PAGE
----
Another example is movies. Hollywood exemplifies branding. I am an avid listener of National Public Radio, especially the Film Week Marquee (a Friday critique of the upcoming weekly movies.) I often hear esteemed movie critic, Kenneth Turran condemn the premise of an upcoming movie. Contrary to the review of Kenneth Turran, the very next day I hear how that very movie broke all records at the box-office and soared to unimaginable monetary success. How is this possible? Shouldn’t quality equate with monetary success? Often times it does not. Branding gives it the boost. The actors are branded, the production company is branded and the movie is branded.
An extreme example is cigarettes. Those of you old enough to remember the Marlboro Man, will agree that the Marlboro brand was created based on the rugged and virile image of the man in the hat. The fact that the man in the hat could very well suffer from throat cancer a few years down the road was irrelevant!
However, in order to keep a perfect equilibrium to this discussion, one has to concede that branding is not the be-all and end-all. It is true that designers like Karl Lagerfeld, Betsey Johnson, Marc Jacobs or even Galliano may use their image to promote a brand. But ultimately the essence, the core, the nucleus of the brand needs to be virtuous. The product needs to be good. There must be a consistency in the quality. Rest is all fluff.
Branding is like icing on the cake. If the core of the cake is not scrumptious, icing may help initially, until it is all licked off and the only thing left is a noxious distaste.
It is similar to life. Sure you can talk the talk, walk the walk and even experience a few lucky strokes. But to achieve sustained success the work needs to be put in. Nothing replaces hard work and consistency. No amount of branding will guarantee continued success. Such assurance will only come from the essence of your work.
That is why brands such as Chanel, Oscar de la Renta, Prada have sustained the dips and tips of economies, stock markets and changing cultural times and yet emerged triumphant.Tweet
Karl Lagerfeld, is the true Head of Chanel and the “Head” around my neck.
During my trip to China I saw this necklace at a store. It was lying right next to the necklace with the face of Lady Gaga.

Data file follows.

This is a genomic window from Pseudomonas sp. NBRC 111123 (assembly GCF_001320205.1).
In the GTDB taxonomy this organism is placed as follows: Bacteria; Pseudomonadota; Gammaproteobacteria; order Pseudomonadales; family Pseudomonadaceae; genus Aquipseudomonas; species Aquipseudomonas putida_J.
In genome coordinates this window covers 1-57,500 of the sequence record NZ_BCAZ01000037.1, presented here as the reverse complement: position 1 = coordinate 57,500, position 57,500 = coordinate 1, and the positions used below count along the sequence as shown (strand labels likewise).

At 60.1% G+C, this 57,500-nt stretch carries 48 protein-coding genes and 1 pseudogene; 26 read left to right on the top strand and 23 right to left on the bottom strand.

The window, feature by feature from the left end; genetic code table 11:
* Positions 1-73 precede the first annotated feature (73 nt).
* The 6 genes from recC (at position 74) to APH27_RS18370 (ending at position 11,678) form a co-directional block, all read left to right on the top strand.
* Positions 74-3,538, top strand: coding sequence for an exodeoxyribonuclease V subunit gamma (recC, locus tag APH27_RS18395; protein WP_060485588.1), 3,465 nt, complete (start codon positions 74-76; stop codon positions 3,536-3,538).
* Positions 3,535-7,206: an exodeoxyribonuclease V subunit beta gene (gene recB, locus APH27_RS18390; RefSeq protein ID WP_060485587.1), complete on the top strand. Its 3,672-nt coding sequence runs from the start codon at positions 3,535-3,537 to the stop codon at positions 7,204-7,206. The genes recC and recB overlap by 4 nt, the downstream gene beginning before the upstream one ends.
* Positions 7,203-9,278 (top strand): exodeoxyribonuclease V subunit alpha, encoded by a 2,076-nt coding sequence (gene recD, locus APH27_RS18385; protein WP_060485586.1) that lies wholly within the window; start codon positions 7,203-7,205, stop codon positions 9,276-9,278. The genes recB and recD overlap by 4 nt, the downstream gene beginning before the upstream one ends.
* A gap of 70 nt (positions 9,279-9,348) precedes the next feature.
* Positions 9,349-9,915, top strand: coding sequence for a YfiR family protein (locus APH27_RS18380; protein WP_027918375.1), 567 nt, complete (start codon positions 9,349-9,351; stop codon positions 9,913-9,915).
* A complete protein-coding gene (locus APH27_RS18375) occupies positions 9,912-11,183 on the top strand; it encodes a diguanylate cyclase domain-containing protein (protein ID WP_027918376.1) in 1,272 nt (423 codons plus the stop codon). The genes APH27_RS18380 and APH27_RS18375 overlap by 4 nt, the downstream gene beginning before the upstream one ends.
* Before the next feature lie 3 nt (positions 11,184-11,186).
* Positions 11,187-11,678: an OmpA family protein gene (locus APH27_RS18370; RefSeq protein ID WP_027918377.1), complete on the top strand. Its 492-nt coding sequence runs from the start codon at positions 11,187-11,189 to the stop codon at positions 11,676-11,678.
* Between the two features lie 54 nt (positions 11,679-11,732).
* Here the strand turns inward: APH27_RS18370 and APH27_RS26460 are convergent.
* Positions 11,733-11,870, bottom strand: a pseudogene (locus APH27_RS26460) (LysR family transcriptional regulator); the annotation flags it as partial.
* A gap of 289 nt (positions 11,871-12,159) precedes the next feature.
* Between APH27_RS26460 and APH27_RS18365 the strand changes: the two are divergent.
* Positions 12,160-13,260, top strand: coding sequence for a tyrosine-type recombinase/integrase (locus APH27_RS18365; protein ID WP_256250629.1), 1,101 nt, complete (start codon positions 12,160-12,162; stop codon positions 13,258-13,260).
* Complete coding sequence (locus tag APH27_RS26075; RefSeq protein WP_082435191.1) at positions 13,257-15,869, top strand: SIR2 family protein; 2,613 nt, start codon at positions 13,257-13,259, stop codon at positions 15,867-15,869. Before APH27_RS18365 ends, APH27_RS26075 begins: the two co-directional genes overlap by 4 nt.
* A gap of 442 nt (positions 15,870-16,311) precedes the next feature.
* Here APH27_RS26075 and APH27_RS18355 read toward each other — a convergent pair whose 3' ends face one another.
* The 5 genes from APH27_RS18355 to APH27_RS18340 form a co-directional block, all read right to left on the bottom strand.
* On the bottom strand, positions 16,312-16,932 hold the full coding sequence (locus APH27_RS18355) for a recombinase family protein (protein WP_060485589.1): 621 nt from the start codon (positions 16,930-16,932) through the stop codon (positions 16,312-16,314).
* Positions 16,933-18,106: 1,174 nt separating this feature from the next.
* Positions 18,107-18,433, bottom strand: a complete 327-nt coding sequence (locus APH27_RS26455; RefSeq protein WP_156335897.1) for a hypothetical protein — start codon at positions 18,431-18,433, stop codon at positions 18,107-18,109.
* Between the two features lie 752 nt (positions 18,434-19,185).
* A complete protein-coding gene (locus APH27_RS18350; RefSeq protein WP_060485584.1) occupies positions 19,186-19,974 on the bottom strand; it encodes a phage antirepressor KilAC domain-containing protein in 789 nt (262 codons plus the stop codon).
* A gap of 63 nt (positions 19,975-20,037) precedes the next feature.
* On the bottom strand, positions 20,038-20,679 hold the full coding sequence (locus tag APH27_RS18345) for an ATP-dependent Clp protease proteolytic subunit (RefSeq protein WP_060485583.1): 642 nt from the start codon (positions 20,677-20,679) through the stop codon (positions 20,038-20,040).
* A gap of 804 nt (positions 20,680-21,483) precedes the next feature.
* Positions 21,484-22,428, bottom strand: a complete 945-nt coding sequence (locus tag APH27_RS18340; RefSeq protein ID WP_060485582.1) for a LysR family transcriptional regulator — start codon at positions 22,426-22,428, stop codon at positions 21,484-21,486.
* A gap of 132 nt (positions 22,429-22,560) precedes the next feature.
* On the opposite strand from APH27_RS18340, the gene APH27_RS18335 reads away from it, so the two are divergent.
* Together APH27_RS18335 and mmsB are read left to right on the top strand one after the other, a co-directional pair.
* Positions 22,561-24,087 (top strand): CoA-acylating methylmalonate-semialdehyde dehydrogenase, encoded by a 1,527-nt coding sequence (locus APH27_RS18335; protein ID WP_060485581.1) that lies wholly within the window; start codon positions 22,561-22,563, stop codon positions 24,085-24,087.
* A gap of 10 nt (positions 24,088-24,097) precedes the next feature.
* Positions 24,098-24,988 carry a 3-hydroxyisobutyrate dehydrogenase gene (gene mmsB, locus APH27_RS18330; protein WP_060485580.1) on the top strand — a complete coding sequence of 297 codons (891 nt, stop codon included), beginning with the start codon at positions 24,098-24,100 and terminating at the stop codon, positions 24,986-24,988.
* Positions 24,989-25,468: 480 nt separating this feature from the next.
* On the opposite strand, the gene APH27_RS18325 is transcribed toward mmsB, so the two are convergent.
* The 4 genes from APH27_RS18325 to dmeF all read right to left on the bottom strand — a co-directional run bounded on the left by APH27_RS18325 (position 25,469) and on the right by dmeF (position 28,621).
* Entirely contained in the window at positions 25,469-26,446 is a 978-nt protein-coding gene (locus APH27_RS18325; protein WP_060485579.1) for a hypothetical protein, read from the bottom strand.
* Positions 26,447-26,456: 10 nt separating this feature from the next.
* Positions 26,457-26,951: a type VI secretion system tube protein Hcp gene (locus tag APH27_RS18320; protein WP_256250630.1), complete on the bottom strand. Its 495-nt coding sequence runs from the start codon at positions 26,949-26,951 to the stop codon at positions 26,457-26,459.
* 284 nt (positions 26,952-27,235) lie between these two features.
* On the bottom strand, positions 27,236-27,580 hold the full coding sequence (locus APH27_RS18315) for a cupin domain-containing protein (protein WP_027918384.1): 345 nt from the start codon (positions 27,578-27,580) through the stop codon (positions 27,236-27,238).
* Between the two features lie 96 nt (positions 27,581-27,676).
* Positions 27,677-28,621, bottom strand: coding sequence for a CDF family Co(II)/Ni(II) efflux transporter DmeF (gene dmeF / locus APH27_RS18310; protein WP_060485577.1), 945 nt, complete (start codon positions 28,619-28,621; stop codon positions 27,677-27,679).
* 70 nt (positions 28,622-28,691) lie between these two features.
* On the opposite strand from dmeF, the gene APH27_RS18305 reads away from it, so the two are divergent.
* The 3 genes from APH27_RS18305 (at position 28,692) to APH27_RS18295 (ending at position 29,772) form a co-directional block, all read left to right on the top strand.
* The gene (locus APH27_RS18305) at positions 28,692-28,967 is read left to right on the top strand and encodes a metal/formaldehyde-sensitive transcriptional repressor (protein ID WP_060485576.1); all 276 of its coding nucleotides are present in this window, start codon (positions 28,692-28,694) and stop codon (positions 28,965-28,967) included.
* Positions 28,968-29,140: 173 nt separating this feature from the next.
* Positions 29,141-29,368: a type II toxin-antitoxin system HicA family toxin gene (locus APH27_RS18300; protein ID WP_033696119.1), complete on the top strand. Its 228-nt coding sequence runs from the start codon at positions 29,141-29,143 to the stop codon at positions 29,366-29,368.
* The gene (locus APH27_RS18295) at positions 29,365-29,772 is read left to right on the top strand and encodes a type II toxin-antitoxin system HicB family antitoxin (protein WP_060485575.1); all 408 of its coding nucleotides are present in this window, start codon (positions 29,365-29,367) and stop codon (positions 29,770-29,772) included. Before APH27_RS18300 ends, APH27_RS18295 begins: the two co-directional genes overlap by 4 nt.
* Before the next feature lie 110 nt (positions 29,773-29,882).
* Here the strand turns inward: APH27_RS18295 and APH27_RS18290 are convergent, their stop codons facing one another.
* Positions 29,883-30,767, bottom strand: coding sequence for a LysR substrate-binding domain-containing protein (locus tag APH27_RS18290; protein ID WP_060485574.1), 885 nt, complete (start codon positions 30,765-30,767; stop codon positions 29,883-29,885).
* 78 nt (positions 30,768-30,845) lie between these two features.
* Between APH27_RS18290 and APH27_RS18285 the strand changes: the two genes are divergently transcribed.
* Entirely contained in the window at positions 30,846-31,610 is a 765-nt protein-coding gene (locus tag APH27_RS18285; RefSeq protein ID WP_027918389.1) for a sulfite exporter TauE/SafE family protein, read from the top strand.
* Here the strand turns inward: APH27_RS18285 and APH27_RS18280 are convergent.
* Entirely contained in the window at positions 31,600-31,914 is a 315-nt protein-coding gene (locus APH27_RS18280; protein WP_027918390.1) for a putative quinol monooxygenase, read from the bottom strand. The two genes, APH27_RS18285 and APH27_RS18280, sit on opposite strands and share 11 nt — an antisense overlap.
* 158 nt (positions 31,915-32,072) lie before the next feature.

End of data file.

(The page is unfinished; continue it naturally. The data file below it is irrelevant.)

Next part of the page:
It was love at first sight. To be precise, it was lust at first sight. I was so mesmerized by the necklace, that even though I did not have my credit card with me, I had to borrow my friends’ for payment.
Talk about the epitome of satisfying the Id-True Instant Gratification.
What was this force beyond my control that compelled me to buy the necklace? Such a potent force that I had to resort to borrowing (thank goodness my shopping compulsion has not reached a level of begging and stealing yet, as in the expression “beg, borrow or steal.”)
What was it about this man with the silver-haired pony tail, high collars and glasses that captivated me?
In this instance, it is the bewitching rock star appeal of Lagerfeld. He has become deeply embedded in the strains of pop-culture and acquired iconic status.
Such cultural domination of fashion designers is a reflection of the changing times of fashion. Take for instance Marc Jacobs or Alber Elbaz of Lanvin or Miuccia Prada. They all have their signature trademark personalities and styles.
The recently sculpted body, with the day old beard is the signature of Marc Jacobs.
Alber Elbaz is high on the cuteness factor, with the moon-face, bow tie and round glasses. Alber Elbaz brands Lanvin.
The shy, head-band wearing Miuccia Prada is the stamp of Prada.
In the past designers used to be mostly behind the scenes. They had an aura of mystery, a certain je ne sais quoi. Sure, we heard their names such as Bill Blass, Oscar de la Renta or Dior and may have even seen an occasional photo of them attending a benefit, but their personas were not ingrained in the public psyche such as the ones in today’s times.
In current times, simply designing beautiful clothes is not enough. It is mandatory for designers to acquire an “X” or now a “Y” factor for branding purposes. It is essential for the designer to have a flamboyant, autographed personality.
The modern consumer is global, smart and savvy. They shop all over the world. With the advent of web-shopping the globe has become one giant Mall accessible to all, at any time. There is laser sharp competition.